Renault to start Formula 1 development push at Bahrain Grand Prix

Renault plans to bring the first step of an "exciting" update push to the Bahrain Grand Prix, confident its car is ready to challenge for regular Formula 1 points

Renault to start Formula 1 development push at Bahrain Grand Prix

The French manufacturer endured a troubled Australian Grand Prix, with Jolyon Palmer's weekend derailed by a Friday practice crash and Nico Hulkenberg finishing 11th.

Although the team had hoped for more to start of the season, Renault's F1 managing director Cyril Abiteboul sees great potential in its RS17, especially when developments come on board soon.

"We have a team that is still growing and we have a lot to come," Abiteboul told Autosport.

"Our direct competitors, like Toro Rosso and Force India, even though [in Australia] they had the upper hand, I am sure they are not sleeping and they will also be bringing updates.

"So it will be interesting to see who is bringing the most.

"I think clearly we have potential. We know what is in the pipeline, and it is exciting.

"And what we have in the pipeline, if we had it on the car now, it would allow us to be easily in the points."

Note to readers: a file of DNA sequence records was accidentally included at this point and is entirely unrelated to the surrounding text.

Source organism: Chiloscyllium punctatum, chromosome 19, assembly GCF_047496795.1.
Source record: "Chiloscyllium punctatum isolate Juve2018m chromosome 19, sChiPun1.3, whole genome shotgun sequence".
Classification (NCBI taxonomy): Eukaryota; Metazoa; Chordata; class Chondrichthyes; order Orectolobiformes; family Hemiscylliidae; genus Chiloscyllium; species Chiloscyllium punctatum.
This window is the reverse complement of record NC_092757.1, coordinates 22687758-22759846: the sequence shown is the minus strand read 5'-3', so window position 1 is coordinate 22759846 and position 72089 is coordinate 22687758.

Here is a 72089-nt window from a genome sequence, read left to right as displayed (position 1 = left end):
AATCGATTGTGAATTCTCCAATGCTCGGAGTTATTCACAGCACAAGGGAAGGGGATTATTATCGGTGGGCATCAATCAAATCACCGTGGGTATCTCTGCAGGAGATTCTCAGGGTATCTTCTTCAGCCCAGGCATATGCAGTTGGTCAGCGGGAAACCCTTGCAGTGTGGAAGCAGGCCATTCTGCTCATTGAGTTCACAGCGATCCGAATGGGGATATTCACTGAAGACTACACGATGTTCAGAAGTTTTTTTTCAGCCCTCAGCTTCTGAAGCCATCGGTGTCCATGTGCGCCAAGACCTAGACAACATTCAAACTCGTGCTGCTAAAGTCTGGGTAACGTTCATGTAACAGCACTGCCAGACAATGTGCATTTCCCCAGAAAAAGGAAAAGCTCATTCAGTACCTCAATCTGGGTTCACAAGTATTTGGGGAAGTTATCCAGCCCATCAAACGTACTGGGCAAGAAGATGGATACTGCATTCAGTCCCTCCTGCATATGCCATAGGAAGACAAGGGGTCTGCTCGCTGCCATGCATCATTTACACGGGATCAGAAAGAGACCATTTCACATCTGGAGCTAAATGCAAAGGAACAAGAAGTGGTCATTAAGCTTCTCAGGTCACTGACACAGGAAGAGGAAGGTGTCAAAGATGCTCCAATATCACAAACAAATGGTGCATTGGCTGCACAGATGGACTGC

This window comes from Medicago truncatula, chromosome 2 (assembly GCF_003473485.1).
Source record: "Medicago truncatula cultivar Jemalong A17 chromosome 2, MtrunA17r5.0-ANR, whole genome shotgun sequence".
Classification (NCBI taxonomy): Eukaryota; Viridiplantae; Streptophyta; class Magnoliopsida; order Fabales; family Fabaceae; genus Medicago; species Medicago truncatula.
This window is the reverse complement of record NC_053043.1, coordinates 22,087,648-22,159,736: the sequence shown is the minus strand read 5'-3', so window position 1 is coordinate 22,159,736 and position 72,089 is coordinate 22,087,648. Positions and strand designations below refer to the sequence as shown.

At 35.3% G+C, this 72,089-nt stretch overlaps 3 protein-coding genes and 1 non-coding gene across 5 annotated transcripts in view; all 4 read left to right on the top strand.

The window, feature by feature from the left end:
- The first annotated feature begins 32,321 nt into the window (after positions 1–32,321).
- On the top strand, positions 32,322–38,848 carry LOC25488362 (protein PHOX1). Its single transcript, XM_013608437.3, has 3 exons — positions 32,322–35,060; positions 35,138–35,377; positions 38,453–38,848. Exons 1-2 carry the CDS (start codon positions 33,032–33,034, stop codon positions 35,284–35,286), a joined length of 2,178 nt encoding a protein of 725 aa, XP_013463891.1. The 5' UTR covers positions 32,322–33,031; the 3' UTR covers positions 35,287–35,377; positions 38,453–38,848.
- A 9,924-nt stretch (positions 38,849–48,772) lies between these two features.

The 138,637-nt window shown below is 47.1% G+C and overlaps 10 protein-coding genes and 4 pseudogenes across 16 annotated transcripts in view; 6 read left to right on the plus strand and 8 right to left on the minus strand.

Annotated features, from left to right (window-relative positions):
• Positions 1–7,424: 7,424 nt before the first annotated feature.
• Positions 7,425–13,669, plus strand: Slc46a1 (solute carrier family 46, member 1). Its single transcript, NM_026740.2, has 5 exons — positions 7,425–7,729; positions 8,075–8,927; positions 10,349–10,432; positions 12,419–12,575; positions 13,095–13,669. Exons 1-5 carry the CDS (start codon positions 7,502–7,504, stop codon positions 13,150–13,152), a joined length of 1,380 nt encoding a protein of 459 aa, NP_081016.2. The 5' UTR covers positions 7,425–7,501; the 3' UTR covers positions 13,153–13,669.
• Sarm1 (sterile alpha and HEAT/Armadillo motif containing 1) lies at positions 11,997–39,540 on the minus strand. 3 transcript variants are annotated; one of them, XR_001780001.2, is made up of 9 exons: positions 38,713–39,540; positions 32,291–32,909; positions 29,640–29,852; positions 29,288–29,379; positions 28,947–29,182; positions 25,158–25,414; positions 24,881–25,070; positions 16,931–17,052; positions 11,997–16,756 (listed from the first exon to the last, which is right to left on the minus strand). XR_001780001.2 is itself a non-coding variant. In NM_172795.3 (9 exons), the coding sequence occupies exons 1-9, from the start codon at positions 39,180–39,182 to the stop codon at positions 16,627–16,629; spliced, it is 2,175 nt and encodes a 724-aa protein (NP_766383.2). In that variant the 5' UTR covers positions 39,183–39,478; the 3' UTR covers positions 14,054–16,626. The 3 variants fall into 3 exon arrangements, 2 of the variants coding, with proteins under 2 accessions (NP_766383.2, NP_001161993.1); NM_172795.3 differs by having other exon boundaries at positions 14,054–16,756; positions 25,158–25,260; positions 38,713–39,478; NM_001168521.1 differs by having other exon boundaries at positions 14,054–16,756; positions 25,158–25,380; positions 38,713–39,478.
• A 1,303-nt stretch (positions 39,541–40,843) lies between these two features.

Asked when those updates would be coming, Abiteboul said: "We have some stuff coming for race three onwards, and each time is it an increment of lap time.

"But I know we are not the only ones. It will be a very competitive season, it is going to be a hard season, a harsh season and everything will have to go extremely well so that you can make progress.

"It will be true for us, it will be true for Ferrari and Mercedes, and also Red Bull."

Abiteboul believes one of the lessons to take out of the season opener is that Renault cannot afford to lose any track time.

Losing mileage through Palmer's crash proved costly in Melbourne, especially considering it had already lacked mileage with its new-generation car in winter testing.

"I think frankly - and I am not putting the blame on him, absolutely not - but things were starting with Jo when he went off," said Abiteboul.

"From there we lost a car, so in general we were losing 50% of the capacity to learn the data about your own performance, doing high-fuel runs, low-fuel runs and so on.

"These things count so much now, in particular with these tyres that are new.

"We are also going into this with less mileage than most of the other teams from the winter test and I think we are paying for that.

"We are paying for the fact that we had one car that couldn't help with preparation and we had less mileage than the rest.

"So that is a bit frustrating but that is our fault, so we have to build up from that."

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